Steel inventory levels likely to support US sheet prices
Inventories held by steel service centers in US are at levels that should support the higher domestic mill prices announced last week, sources said.
The $30/st price increases were being fully applied, according to one mill source. “Spot deals at any price levels are still small volume, but it’s early,” he added.
Inventories are low and it is key to the market “staying together,” the source said, adding: “Customers [are] buying to their needs, [which] will maybe bring some long-awaited stability. Panic buying only leads to an inventory bubble, which would eventually pop. Based on lead times, the first half of 2017 is in really good shape.”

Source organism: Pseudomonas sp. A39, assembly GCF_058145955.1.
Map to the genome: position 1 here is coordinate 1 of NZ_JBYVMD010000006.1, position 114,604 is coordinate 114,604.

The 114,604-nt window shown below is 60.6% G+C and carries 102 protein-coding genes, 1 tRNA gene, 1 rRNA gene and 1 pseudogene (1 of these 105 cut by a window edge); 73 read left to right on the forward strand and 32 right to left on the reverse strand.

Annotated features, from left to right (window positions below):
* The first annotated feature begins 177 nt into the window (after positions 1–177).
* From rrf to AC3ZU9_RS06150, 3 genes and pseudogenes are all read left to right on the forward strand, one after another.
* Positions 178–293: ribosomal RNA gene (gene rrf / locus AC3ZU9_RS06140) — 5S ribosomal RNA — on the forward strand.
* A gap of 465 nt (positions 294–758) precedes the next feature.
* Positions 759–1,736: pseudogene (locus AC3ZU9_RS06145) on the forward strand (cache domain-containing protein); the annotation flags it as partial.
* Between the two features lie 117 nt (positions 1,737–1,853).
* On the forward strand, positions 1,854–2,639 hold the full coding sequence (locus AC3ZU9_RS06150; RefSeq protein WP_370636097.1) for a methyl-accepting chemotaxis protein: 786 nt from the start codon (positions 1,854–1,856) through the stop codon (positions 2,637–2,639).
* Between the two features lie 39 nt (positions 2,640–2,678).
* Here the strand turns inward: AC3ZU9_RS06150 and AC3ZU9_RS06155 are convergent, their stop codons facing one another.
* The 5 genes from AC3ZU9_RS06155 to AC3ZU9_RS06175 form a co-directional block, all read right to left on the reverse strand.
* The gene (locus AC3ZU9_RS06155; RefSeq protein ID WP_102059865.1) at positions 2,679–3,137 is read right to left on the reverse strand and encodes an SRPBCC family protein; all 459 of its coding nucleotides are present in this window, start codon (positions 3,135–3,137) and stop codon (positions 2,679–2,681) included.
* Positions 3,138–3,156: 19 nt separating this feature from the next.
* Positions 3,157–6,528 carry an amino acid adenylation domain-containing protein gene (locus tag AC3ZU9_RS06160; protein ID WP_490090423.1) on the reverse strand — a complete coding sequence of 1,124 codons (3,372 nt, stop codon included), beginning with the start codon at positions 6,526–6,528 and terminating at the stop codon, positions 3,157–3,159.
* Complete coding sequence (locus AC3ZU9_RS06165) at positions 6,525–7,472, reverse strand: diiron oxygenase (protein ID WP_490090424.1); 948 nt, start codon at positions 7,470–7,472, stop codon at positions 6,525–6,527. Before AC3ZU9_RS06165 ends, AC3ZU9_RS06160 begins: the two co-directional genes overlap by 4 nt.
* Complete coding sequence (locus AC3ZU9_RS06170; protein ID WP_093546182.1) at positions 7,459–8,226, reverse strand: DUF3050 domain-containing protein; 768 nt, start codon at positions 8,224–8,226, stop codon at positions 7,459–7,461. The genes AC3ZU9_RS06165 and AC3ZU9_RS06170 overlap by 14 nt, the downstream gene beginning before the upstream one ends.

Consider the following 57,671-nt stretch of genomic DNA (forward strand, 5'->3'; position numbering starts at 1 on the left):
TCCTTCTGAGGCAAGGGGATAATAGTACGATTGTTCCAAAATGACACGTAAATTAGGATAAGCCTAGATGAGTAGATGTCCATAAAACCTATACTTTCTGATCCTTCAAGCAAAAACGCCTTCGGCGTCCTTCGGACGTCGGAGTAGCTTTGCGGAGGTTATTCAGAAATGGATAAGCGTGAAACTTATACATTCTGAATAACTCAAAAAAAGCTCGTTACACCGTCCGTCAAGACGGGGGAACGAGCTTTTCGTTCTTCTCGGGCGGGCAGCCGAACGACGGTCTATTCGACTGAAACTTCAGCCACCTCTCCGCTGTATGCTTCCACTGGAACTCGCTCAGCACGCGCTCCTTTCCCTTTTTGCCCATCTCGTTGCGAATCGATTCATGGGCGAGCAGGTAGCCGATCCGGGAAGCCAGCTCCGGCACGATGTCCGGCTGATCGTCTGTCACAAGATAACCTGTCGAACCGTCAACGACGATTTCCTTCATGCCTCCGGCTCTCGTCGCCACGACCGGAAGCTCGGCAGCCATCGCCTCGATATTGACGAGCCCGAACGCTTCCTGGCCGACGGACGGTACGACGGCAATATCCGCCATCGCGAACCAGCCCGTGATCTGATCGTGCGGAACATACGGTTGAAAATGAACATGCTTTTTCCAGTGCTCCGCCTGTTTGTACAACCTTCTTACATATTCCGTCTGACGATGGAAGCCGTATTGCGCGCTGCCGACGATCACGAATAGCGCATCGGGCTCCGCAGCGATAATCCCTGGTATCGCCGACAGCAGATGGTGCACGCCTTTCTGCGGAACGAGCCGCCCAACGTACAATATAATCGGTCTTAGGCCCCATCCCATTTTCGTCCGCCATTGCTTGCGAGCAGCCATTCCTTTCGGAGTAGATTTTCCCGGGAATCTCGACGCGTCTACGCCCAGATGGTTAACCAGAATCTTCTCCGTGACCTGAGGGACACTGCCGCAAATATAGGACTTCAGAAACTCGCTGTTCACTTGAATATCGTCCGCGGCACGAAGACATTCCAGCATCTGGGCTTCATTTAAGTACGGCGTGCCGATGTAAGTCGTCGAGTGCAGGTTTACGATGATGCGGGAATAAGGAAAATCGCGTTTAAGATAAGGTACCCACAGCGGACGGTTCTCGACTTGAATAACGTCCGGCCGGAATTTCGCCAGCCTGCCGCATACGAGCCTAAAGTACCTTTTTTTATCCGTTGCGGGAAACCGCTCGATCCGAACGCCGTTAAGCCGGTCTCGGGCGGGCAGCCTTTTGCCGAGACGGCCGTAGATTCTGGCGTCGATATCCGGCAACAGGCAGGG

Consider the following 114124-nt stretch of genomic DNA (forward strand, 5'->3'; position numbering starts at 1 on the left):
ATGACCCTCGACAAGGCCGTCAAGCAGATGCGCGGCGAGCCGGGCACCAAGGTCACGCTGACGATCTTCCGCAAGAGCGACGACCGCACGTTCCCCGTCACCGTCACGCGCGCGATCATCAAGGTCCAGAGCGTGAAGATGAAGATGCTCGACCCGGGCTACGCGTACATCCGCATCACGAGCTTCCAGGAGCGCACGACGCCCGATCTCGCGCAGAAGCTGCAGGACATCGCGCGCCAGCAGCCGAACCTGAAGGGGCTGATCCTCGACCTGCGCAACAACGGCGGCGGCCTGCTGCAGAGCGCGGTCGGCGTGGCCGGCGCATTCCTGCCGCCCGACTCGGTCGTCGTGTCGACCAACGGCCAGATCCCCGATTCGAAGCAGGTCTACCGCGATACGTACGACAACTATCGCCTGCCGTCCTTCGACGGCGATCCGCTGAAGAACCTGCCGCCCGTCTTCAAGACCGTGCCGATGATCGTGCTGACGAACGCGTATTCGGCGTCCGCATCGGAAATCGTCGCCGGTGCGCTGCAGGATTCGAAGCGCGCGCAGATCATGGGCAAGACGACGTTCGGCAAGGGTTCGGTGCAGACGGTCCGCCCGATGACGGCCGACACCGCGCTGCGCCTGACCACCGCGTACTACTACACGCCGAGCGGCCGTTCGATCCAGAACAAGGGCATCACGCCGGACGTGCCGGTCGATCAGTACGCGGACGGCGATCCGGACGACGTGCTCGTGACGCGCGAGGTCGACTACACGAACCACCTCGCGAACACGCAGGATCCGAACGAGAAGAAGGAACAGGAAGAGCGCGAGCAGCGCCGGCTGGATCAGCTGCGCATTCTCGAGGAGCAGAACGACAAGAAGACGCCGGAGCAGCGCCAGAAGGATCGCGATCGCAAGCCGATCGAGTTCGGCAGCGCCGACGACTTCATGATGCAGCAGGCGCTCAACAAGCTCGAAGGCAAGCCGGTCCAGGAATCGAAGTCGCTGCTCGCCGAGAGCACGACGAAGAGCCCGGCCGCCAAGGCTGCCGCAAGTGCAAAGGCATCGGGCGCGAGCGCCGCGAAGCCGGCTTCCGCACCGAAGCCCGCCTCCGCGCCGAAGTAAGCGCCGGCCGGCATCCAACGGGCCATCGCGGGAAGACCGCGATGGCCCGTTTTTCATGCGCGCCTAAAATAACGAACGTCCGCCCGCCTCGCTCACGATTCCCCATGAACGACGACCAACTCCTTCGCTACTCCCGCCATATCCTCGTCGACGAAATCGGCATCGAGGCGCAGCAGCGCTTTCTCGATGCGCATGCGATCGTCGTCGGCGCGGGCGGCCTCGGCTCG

Stable inventory levels coupled with an improving energy sector could carry the market through the second half of 2017 as well, the mill source said.
Cold-rolled coil prices were being discussed as high as $880/st, a trader said. However, he said it was only from two particular producers who had limited spot availability. He believed business was being done at $860/st. The trader added there was not much quoting for CRC, but he had witnessed healthy activity for coated product inquiries. “Our base prices for both are in the $860/st range when customers do pull the trigger,” he said.
A second mill source said his price had moved to $860/st on CRC, but did not think “anyone was buying a pound of steel higher than $860/st.”
S&P Global Platts maintained its daily HRC and CRC assessments at $640-$650/st and $840-$860/st, respectively. Both prices are normalized to a Midwest (Indiana) ex-works basis.